Above: A setup man places ASKO Inc. knives and spacers onto the slitter head based on the widths a customer wants.
New slitter learns and corrects setups for AHSS customers
April 2015 - The metals industry works assiduously to help customers lightweight finished products from cars and trucks to turbines and airplanes. What processors must tackle is how best to slice, dice, flatten and otherwise manipulate these tough materials in an efficient and cost-effective manner.
A company that prides itself on handling high-strength steels (HSS) since they were first produced in the 1970s has now installed a “monster” of a slitter in East Chicago, Indiana, that cuts through advanced high-strength steels (AHSS) like butter.
Toledo-based Heidtman Steel Products chose Alcos Machinery Inc., Newmarket, Ontario, to install the line. The slitter’s biggest fan is Troy Swaney, operations manager of the East Chicago, Indiana, plant. “This machine is built to process 200,000 tons per year but I could see 300,000 coming out of it. The slitter is a monster.”
Customers for the slit coils include original equipment manufacturers, steel producers, other service centers, and a wide array of traditional service center customers.
Installation began last summer but faced delays as the company first had to jackhammer through 8 feet of concrete to build the foundations and looping pit. There were several layers of concrete from previous operations. “One floor is from the 1930s. Another floor sits on top of that floor. Underneath all that is the post-Ice Age beach and significant amounts of ground water,” Swaney says, adding, “ Our pit is 40 feet deep and we had to dewater and dry out the excavation prior to forming and placing the concrete.”
The 120,000-square-foot, 800-foot-long facility has an illustrious and intriguing 80-year history that includes building Army tanks in the 1940s and hosting illicit activities, Swaney says.
“They tell stories about this building. In the heyday there were crazy things happening: Loan sharking, prostitution, gambling. Demolition crews took an old crane down and were throwing away the electrical boxes when money started flying out. They found eight grand. Needless to say, as six more cranes were scrapped, they were well checked for cash.”
Heidtman installed four new Zenar Corp. cranes. “They are all remote controlled and have motorized rotating crane hooks in order to keep the operators from needing to manually turn coils. We have scales on every one of them so there is no wasted movement to pick it up from a railcar or truck in the receiving bays and then put it on a scale. We also have two new forklifts,” says Scott Carter, Heidtman’s vice president of operations.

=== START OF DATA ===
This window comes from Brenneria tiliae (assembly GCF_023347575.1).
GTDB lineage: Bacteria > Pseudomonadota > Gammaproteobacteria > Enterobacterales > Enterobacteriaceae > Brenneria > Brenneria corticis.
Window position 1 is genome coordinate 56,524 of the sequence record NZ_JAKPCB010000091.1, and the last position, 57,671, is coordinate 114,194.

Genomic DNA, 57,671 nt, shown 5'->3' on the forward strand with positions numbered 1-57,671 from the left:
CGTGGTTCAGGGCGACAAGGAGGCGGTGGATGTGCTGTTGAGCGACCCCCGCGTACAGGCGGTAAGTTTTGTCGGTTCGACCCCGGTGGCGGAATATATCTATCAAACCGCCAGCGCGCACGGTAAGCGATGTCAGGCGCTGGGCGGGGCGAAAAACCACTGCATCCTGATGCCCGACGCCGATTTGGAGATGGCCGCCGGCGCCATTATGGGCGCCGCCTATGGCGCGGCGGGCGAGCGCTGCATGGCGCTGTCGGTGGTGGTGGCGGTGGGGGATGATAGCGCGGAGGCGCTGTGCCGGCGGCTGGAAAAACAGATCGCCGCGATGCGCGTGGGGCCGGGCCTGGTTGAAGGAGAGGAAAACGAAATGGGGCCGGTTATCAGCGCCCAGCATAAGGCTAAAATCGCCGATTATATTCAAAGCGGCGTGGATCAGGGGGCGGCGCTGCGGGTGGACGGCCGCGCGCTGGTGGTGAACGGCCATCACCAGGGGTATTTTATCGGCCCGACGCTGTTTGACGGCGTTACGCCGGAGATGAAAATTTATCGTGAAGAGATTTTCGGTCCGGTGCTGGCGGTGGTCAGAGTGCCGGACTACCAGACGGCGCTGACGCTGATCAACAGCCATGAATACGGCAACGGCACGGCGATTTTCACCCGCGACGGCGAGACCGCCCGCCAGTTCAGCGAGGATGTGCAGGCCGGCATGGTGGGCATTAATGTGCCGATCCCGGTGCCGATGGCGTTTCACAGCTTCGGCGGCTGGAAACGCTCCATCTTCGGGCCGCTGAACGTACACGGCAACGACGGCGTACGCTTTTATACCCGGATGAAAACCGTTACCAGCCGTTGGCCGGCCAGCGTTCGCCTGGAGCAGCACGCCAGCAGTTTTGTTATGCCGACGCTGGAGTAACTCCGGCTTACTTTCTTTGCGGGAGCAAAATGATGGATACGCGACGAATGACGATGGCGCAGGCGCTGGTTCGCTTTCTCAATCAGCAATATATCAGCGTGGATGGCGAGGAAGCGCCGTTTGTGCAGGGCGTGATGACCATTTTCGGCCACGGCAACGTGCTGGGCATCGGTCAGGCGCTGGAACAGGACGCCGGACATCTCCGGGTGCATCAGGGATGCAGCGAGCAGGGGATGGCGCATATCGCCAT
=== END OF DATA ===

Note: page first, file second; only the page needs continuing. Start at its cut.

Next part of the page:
The toll processor has an on-site laboratory, the key piece of which is a machine that performs yield, tensile, elongation (Y, T & E) and hardness testing. “We clip a piece from every coil and the machine literally rips it apart.”
A transfer car moves coils down a short stretch of rail from receiving or inventory bays to the slitter. At the entry end of the slitter, Alcos provided a straightener as part of the feed system with the ability to replace it with a corrective leveler if required. “The reason the passline is so tall is that it can run an 84-inch OD coil. I can put an 80,000-pound coil on it,” Swaney says.
A coil that size can only come from a mill and be delivered by rail; the facility has a siding that leads under the roof. “We can fit three railcars inside at once.” The nearest mill customer is ArcelorMittal at Indiana Harbor Works, about 2 miles away.
Next stop on the slitting line is the setup area, with tool cabinets and slitter heads on rolling carts. “Depending on the thickness of the steel, they’ll roll into here, pull out the knives and spacers they need,” Swaney says. Heidtman has three heads: Two are 78 inches wide and one is 60 inches wide.
“My plan is to use the 60-inch head for the AHSS to reduce any deflection in the arbor. This thing is a beast,” he continues, noting that the motors for the line were built to cut 3⁄8-inch-thick steel so that when it cuts gauges up to 1⁄4-inch, the slitter “just eats that steel up.”